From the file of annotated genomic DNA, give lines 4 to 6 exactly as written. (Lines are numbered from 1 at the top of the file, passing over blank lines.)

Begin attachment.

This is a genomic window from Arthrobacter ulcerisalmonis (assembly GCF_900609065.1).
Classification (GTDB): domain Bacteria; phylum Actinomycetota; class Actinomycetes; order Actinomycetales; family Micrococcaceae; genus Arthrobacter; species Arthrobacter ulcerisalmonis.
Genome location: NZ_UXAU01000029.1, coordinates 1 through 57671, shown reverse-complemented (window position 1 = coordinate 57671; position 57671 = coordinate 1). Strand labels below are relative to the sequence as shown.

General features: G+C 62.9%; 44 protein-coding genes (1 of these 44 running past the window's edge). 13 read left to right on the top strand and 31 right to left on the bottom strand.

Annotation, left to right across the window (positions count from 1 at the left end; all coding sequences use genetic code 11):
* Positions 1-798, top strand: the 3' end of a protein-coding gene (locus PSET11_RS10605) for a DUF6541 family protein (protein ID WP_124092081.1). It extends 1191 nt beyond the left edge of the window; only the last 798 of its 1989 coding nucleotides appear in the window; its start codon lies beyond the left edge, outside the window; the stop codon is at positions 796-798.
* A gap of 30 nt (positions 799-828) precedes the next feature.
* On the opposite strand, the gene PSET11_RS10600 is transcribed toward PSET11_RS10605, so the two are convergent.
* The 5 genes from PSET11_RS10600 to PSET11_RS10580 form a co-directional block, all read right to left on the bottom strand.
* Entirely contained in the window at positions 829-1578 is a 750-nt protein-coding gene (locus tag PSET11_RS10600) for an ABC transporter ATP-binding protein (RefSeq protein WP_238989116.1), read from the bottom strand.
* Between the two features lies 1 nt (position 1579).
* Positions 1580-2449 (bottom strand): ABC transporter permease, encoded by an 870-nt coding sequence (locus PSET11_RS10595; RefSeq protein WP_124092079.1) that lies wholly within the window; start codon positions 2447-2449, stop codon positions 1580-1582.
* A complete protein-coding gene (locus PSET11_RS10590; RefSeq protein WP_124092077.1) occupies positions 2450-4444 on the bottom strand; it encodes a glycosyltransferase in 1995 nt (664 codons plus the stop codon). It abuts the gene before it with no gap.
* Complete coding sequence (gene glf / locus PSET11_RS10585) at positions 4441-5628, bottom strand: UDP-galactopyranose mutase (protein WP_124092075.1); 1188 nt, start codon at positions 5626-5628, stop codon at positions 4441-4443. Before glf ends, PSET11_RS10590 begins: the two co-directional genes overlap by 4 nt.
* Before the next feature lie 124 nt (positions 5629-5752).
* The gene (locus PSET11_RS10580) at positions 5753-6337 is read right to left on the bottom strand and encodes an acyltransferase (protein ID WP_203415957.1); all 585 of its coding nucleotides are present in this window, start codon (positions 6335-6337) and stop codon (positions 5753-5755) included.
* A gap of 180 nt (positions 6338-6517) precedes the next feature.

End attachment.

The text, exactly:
General features: G+C 62.9%; 44 protein-coding genes (1 of these 44 running past the window's edge). 13 read left to right on the top strand and 31 right to left on the bottom strand.

Annotation, left to right across the window (positions count from 1 at the left end; all coding sequences use genetic code 11):
* Positions 1-798, top strand: the 3' end of a protein-coding gene (locus PSET11_RS10605) for a DUF6541 family protein (protein ID WP_124092081.1). It extends 1191 nt beyond the left edge of the window; only the last 798 of its 1989 coding nucleotides appear in the window; its start codon lies beyond the left edge, outside the window; the stop codon is at positions 796-798.